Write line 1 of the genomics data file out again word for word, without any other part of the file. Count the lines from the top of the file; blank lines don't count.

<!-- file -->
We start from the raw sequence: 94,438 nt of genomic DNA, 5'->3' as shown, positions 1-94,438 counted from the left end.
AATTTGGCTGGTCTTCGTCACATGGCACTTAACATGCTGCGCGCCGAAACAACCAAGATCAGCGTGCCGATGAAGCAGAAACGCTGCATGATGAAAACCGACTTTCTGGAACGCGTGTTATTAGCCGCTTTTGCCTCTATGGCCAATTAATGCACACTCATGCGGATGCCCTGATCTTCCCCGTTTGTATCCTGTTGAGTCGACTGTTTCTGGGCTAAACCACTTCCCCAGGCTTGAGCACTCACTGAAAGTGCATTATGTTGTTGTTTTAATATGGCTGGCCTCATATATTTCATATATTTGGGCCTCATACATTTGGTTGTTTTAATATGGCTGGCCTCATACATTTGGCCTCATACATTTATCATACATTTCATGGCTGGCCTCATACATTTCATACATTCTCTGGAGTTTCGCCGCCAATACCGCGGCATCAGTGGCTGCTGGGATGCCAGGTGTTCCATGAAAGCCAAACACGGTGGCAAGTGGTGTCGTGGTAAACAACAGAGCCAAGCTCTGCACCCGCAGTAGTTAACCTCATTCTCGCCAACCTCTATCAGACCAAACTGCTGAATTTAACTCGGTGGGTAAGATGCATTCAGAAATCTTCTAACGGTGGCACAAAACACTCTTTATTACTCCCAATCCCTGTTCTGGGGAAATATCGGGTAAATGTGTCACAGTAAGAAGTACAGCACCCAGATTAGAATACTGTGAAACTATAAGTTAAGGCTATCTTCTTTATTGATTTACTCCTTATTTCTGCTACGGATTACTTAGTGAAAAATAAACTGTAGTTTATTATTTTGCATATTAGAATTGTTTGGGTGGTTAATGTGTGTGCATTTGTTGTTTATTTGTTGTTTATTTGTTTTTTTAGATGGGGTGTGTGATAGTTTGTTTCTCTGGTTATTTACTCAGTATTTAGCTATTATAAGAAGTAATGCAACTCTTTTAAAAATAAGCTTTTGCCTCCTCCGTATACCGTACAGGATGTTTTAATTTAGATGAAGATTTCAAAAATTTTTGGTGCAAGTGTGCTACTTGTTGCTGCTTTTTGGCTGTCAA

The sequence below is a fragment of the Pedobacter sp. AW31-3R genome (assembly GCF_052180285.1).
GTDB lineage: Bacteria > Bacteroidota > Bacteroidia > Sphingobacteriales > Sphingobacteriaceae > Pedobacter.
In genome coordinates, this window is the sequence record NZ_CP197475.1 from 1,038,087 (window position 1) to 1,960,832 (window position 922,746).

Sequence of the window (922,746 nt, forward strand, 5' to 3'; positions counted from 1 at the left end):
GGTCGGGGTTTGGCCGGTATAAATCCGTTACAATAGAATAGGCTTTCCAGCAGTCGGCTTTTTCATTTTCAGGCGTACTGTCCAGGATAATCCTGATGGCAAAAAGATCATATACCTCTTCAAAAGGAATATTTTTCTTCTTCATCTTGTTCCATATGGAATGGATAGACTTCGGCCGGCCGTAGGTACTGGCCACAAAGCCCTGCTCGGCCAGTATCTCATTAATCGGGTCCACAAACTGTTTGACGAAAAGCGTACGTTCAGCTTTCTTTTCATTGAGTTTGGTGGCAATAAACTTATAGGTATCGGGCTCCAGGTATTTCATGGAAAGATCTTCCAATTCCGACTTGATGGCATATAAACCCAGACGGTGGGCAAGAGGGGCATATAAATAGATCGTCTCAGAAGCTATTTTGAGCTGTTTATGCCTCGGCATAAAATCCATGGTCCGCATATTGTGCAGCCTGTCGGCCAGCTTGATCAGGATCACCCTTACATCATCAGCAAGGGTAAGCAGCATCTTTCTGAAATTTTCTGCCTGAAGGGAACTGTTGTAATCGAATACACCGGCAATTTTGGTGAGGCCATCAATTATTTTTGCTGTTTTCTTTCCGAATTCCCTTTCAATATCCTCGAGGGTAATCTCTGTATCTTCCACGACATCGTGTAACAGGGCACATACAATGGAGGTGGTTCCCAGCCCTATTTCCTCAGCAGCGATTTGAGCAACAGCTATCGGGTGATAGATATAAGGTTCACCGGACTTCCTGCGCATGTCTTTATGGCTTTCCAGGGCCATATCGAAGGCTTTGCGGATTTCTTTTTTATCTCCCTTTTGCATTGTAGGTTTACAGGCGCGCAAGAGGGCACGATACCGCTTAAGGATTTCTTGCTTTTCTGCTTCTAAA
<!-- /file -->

We start from the raw sequence: 94,438 nt of genomic DNA, 5'->3' as shown, positions 1-94,438 counted from the left end.